Last week, the Trump administration announced it was considering a new drug pricing model that would base Medicare reimbursements on what other countries pay for certain medicines. The idea is part of the administration’s broad goal to lower prices of prescription medications, but the verdict is still out on whether the idea will lower costs in the long term.
The new model would specifically impact certain medicines under Medicare Part B, which includes physician-administered medicines as well as those administered in hospitals and clinics. The plan was introduced in an advanced notice of a proposal that could come in 2019. President Barack Obama’s administration backed down on a previous attempt to reform Part B payments after industry opposition.
Not everyone agrees the plan––which is projected to save $17.2 billion over five years––would have a major impact. Furthermore, it is unclear if the administration will have the ability to finalize such a plan, given the strength of the pharma industry.
“The Administration’s proposal could affect the price of some (physician-administered) drugs but it’s unlikely to affect many people on [Medicare] because most Part B enrollees have supplemental insurance that covers coinsurance & relatively few take these drugs,” Tricia Neuman, senior vice president of the Kaiser Family Foundation, tweeted on Oct. 26.
Others are more critical that the model doesn’t allow Medicare to negotiate drug prices directly. Trump administration and CMS officials frequently dismiss this idea as socialism.
“In this case, the Trump administration has decided to outsource negotiation to other countries,” David Mitchell, president of Patients for Affordable Drugs, said during an interview with PBS Newshour. “They're going to negotiate, and we're going to use the prices they arrive at. I don't understand why we just don't do it ourselves."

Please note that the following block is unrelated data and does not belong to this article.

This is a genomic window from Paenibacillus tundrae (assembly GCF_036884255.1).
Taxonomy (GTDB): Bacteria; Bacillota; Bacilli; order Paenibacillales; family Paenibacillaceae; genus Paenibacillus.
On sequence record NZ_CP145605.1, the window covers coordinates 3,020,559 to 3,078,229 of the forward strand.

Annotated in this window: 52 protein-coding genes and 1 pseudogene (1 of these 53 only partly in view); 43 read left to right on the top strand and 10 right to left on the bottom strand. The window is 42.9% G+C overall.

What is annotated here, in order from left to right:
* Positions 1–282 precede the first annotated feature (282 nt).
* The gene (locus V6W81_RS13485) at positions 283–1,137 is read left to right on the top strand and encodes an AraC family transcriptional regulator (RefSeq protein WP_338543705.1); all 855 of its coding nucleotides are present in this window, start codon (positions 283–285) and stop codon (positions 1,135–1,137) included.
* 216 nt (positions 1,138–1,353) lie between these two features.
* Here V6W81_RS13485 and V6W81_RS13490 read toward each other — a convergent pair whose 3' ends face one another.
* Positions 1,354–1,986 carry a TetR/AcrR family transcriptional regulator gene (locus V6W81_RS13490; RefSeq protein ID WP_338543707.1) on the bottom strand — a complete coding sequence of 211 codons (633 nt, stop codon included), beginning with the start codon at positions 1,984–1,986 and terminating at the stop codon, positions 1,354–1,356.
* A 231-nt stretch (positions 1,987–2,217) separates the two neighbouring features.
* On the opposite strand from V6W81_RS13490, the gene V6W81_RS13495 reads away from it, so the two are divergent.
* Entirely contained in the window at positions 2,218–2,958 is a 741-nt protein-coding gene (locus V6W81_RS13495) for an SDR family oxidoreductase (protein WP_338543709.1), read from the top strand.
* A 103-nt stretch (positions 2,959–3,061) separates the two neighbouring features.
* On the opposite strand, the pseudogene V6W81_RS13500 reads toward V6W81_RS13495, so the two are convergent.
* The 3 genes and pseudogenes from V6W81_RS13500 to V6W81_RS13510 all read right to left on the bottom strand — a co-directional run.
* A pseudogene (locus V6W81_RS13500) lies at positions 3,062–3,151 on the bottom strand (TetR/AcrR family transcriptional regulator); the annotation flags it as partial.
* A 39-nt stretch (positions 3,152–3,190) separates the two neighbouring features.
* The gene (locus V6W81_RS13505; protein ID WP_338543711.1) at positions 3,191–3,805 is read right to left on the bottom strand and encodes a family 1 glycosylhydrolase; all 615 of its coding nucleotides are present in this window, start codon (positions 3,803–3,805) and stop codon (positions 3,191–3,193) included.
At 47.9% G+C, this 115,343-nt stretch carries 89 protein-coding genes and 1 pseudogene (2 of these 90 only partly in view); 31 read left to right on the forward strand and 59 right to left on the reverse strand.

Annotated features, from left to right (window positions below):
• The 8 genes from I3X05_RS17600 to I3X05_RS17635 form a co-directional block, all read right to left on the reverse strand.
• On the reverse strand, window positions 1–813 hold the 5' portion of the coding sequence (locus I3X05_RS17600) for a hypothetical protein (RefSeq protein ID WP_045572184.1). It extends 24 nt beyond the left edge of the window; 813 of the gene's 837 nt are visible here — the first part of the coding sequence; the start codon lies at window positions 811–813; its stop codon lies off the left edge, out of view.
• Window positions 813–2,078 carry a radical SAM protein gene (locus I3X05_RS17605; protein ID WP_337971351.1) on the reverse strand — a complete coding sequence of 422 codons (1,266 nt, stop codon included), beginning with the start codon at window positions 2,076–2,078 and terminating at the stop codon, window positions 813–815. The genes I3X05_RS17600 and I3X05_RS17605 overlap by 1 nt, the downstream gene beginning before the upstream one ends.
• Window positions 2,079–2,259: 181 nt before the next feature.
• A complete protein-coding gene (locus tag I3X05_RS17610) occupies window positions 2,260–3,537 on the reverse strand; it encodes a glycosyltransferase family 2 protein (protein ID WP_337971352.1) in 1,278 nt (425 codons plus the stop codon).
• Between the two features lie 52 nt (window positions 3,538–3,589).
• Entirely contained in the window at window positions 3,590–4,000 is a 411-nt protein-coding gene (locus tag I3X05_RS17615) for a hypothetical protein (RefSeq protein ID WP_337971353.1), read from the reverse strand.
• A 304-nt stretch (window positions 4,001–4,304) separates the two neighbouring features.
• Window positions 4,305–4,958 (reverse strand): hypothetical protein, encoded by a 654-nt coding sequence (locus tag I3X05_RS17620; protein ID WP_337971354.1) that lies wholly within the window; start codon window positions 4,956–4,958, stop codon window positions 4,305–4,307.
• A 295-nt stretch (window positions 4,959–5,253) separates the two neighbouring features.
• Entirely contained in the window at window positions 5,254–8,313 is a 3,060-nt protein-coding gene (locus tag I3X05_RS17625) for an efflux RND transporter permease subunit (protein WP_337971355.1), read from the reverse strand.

The proposal also would pay doctors a flat price for prescribing medicines and limit incentives to prescribe higher-cost medicines.
The pharmaceutical industry’s largest association, Pharmaceutical Research and Manufacturers of America (PhRMA), opposed the idea, arguing the payment model could hurt research and development. PhRMA also claimed Americans have greater access to better medicines sooner than other developed nations as a result of its current pricing model.
“The proposed Medicare Part B model would jeopardize access to medicines for seniors and patients with disabilities living with devastating conditions such as cancer, rheumatoid arthritis and other autoimmune diseases,” PhRMA President and CEO Stephen Ubl said in a statement. “The administration’s proposal will also hinder patient access by severely altering the market-based Medicare Part B program by reducing physician reimbursement and inserting middlemen between patients and their physicians.”
The model could also force pharmaceutical companies to raise prices abroad to continue paying for research and development.
HHS Secretary Alex Azar responded by saying the plan doesn’t change Medicare benefits for patients and disregarded the pharma industry’s criticism.
“I don't think pharma companies are complaining that the French, the Germans, the British, the Japanese are not having access to their drugs at even lower prices,” Azar told PBS Newshour. “So, I don't get it. It's the same old tired talking points.”